The results of natural hazard related disasters cause great suffering due to economic, physical, social, and psychological losses. Children and youth are among those most vulnerable to these stresses.
This multi-year research project investigated the strategies employed by youth to cope with disaster, and the recovery process. The research aimed to fulfill three objectives:
- Describe the variety of coping strategies that help youth after a disaster
- Examine how ties to places can support youth’s resilience
- Compare the effects of each type of coping strategy on youth’s wellbeing and resilience.
This research was conducted through a series of studies:
Researchers interviewed youth who survived the southern Alberta floods in 2013. Youth took photographs, created videos, and wrote stories to describe their ways of coping with the disaster.
To obtain a larger sample size, researchers surveyed youth form across Canada to investigate which of the coping strategies identified by Albertan flood-affected youth were the most useful for long-term disaster resilience from youths’ perspectives.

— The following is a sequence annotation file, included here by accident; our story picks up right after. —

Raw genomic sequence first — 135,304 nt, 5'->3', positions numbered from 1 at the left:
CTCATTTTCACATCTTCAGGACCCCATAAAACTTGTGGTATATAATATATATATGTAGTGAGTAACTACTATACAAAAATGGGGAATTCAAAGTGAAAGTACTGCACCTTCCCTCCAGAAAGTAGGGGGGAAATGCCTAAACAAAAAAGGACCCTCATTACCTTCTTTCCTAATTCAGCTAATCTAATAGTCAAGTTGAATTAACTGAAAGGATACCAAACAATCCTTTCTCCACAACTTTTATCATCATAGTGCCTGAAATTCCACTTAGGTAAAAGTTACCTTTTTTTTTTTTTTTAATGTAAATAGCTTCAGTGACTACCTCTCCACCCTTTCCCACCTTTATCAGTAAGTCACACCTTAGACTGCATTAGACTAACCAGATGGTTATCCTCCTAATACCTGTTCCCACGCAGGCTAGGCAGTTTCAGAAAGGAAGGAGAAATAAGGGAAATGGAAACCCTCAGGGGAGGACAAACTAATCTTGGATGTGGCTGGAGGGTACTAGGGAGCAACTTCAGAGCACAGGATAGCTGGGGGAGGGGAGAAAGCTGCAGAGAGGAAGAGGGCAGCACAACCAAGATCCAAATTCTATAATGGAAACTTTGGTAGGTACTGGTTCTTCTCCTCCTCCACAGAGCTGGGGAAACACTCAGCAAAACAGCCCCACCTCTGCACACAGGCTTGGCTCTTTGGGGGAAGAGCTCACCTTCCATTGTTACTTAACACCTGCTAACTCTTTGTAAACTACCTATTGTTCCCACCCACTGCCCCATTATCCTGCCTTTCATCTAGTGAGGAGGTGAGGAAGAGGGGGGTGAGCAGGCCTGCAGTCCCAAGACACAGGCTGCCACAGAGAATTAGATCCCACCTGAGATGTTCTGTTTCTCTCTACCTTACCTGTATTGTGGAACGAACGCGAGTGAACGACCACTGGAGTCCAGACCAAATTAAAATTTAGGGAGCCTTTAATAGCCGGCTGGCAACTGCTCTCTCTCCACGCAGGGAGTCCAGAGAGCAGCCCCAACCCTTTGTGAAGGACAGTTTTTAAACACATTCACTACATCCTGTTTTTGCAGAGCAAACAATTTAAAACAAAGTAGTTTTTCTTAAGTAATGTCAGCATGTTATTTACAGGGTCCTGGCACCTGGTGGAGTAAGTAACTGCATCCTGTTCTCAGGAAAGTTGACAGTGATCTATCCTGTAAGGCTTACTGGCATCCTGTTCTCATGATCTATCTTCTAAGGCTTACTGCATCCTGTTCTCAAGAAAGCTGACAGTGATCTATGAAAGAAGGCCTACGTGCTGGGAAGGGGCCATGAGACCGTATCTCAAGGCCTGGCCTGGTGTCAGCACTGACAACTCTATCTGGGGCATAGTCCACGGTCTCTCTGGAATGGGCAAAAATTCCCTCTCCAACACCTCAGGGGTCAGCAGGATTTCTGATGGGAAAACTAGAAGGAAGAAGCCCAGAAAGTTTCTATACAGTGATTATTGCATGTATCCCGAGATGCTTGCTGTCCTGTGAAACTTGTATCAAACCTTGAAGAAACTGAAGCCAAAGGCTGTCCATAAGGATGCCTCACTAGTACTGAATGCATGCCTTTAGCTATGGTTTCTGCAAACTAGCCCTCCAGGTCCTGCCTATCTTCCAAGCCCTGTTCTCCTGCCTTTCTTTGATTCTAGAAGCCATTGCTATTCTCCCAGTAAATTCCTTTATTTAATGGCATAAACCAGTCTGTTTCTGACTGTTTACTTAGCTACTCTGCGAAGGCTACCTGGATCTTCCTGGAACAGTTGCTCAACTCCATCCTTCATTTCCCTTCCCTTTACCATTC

Study 3 applied an intervention approach, to test one of three coping workbooks and investigate their impacts on recovery and resilience from natural hazard related disasters.
A a whole, these studies informed practitioners and policy makers to more effectively support youth following such disasters, and provided some insights into coping strategies to directly support youth, their families, and their communities.
The research team learned from youth about their coping strategies with the goal of informing those working to support youth in the context of climate change and those creating policies affecting youth-health and disaster management focused policies.
- Identified several coping strategies that youth felt supported their disaster recovery
- Examined how connections to place, or a sense of belonging, supports youths’ resilience
- A comparison of the effects of each coping strategy on youths’ wellbeing and resilience was created.